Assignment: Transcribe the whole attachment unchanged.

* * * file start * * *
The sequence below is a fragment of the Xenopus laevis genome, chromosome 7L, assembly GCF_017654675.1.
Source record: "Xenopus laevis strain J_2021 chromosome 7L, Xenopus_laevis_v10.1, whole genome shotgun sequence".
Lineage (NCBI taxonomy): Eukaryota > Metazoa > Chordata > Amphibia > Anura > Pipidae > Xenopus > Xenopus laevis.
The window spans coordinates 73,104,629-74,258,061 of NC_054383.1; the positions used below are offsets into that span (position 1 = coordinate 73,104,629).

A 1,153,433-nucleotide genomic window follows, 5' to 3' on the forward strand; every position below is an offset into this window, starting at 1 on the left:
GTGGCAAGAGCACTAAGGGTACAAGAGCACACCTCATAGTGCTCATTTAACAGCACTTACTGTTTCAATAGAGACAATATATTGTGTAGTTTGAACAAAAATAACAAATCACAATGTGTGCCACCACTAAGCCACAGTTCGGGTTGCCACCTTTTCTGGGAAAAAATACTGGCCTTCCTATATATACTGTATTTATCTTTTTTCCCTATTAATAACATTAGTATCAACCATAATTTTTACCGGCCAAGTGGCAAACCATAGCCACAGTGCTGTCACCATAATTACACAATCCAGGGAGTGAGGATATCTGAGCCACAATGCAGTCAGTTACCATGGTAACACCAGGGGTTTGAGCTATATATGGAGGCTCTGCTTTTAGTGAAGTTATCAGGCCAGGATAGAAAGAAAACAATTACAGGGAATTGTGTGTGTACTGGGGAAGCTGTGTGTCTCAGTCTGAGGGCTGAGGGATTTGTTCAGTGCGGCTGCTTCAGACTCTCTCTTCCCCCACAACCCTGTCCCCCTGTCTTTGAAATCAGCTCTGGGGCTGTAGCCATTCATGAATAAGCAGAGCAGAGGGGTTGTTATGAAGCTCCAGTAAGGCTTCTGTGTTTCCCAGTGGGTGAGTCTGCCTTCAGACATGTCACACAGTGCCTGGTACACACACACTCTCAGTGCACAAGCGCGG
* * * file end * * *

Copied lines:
The sequence below is a fragment of the Xenopus laevis genome, chromosome 7L, assembly GCF_017654675.1.
Source record: "Xenopus laevis strain J_2021 chromosome 7L, Xenopus_laevis_v10.1, whole genome shotgun sequence".
Lineage (NCBI taxonomy): Eukaryota > Metazoa > Chordata > Amphibia > Anura > Pipidae > Xenopus > Xenopus laevis.
The window spans coordinates 73,104,629-74,258,061 of NC_054383.1; the positions used below are offsets into that span (position 1 = coordinate 73,104,629).

A 1,153,433-nucleotide genomic window follows, 5' to 3' on the forward strand; every position below is an offset into this window, starting at 1 on the left:
GTGGCAAGAGCACTAAGGGTACAAGAGCACACCTCATAGTGCTCATTTAACAGCACTTACTGTTTCAATAGAGACAATATATTGTGTAGTTTGAACAAAAATAACAAATCACAATGTGTGCCACCACTAAGCCACAGTTCGGGTTGCCACCTTTTCTGGGAAAAAATACTGGCCTTCCTATATATACTGTATTTATCTTTTTTCCCTATTAATAACATTAGTATCAACCATAATTTTTACCGGCCAAGTGGCAAACCATAGCCACAGTGCTGTCACCATAATTACACAATCCAGGGAGTGAGGATATCTGAGCCACAATGCAGTCAGTTACCATGGTAACACCAGGGGTTTGAGCTATATATGGAGGCTCTGCTTTTAGTGAAGTTATCAGGCCAGGATAGAAAGAAAACAATTACAGGGAATTGTGTGTGTACTGGGGAAGCTGTGTGTCTCAGTCTGAGGGCTGAGGGATTTGTTCAGTGCGGCTGCTTCAGACTCTCTCTTCCCCCACAACCCTGTCCCCCTGTCTTTGAAATCAGCTCTGGGGCTGTAGCCATTCATGAATAAGCAGAGCAGAGGGGTTGTTATGAAGCTCCAGTAAGGCTTCTGTGTTTCCCAGTGGGTGAGTCTGCCTTCAGACATGTCACACAGTGCCTGGTACACACACACTCTCAGTGCACAAGCGCGG